Besides commencement on Saturday, I am officially done with my Master’s Degree Program! It is a very exciting time in my life as I transition from being a student to settling into my new job as a grant writer. This new chapter in my life also means that I have more time to dedicate to things that bring me joy; the number one being reading, and number two writing about what I’ve read.
I’ve managed to read a book every now and then in grad school, but my priorities were on classes and teaching. As soon as my last class got out however, I perused my bookshelves and pulled out all the books I’ve been meaning to read forever but haven’t gotten around to. The first one was A Walk in the Woods by Bill Bryson.
Bryson is a well-known and prolific writer. I remember when I worked at bookstores, he was an author that could be found in many sections: travel writing, history, science, and outdoors. In college I read his travel memoir The Lost Continent. While I found some of his snide remarks about people in small towns borderline stereotypical and insulting, I nevertheless appreciated his humor and writing style. Then a few years later, A Walk in the Woods became a movie and I thought “Oh yeah, I should read that book by him next.” My dad had a copy of this book in his nightstand, which stuck in my mind because I can count on my right hand how many books I’ve seen my dad read since I could count. I bought a copy at the Half Price Books I was working at two years ago, and then the book sat in my shelf until this year.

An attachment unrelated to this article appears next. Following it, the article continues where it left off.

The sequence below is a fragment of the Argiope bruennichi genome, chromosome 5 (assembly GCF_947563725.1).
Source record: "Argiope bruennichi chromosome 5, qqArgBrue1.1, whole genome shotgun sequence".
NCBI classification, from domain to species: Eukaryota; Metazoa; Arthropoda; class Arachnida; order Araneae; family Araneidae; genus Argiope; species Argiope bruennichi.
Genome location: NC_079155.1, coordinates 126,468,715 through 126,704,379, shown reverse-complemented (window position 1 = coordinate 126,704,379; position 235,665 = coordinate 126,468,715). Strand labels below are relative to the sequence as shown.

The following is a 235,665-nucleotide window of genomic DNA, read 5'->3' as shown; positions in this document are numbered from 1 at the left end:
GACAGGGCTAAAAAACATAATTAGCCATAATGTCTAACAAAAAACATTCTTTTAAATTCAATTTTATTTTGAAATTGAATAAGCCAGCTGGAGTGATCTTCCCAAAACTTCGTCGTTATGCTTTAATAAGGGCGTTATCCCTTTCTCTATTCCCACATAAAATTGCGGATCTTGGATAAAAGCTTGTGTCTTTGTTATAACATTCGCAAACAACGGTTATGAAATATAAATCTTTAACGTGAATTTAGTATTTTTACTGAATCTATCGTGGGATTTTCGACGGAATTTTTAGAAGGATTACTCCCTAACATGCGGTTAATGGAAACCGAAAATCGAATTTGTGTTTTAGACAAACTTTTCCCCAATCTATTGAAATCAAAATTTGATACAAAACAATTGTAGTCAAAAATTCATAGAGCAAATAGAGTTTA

That’s the long story of how I finally came to read this book. Now onto the book itself.
Anyone who has read a Bryson book before this one will recognize his unique sense of humor. Bryson does like to make fun of people a lot, but he makes up for his snarky comments by adding in plenty of self-deprecation. He begins by deciding (seemingly out off the blue) to walk the Appalachian Trail. Once he is set upon this adventure, he chronicles finding a partner to join him; an old friend and recovering alcoholic named Katz.
This memoir follows the “broken line narrative” structure. Interspersed with Bryson’s anecdotes of preparing for the trail, interactions with Katz and other hikers, and his experiences, he gives background on the history of the Appalachian Trail and side notes about bear attacks and ecology. As someone who had a very basic background on the Appalachian Trail, I appreciated his mix of facts with personal experience, and a large dollop of humor for entertainment purposes. Here is one example that had me spit out my coffee in laughter:
“Up to that moment it had not occurred to me that bears might prowl in parties. What on earth would I do if fourbears came into my camp? Why, I would die, of course. Literally shit myself lifeless. I would blow my sphincter out my backside like one of those unrolling paper streamers you get at children’s parties–I daresay it would even give a merry toot–and bleed to a messy death in my sleeping bag.”
The best part of this memoir was the interaction between Bryson and Katz. They were old friends, but hadn’t spoken in years. Throughout the book, I had so many questions about Katz: why he had decided to join Bryson, why they had lost touch, and what was his background. Bryson manages to keep the suspense and doesn’t fully reveal all of Katz’s nature until the end. My one critique of this book is that in the middle section, Katz is absent. To me, he was my favorite character and his interactions with Bryson and the other hikers they encountered were the strongest parts.
It’s a great time of year to read a book about nature. If you’re looking for something funny or informative to read, A Walk in the Woods is a great choice. Just don’t expect it to inspire you to trek the Appalachian Trail yourself. Instead, live vicariously through Bryson’s adventure and be thankful you don’t have to eat dried noodles every day for weeks on end.
What’s on your summer reading bucket list? Tell me in the comments!